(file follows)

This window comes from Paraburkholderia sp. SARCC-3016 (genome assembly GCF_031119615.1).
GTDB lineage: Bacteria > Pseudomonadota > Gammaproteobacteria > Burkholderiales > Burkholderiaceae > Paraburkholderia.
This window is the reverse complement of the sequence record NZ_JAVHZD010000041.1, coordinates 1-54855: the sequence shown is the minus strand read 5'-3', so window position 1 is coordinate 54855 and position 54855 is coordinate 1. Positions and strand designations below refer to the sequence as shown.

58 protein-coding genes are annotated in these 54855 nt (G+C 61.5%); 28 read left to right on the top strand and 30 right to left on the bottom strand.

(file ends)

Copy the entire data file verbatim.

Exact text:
This window comes from Paraburkholderia sp. SARCC-3016 (genome assembly GCF_031119615.1).
GTDB lineage: Bacteria > Pseudomonadota > Gammaproteobacteria > Burkholderiales > Burkholderiaceae > Paraburkholderia.
This window is the reverse complement of the sequence record NZ_JAVHZD010000041.1, coordinates 1-54855: the sequence shown is the minus strand read 5'-3', so window position 1 is coordinate 54855 and position 54855 is coordinate 1. Positions and strand designations below refer to the sequence as shown.

58 protein-coding genes are annotated in these 54855 nt (G+C 61.5%); 28 read left to right on the top strand and 30 right to left on the bottom strand.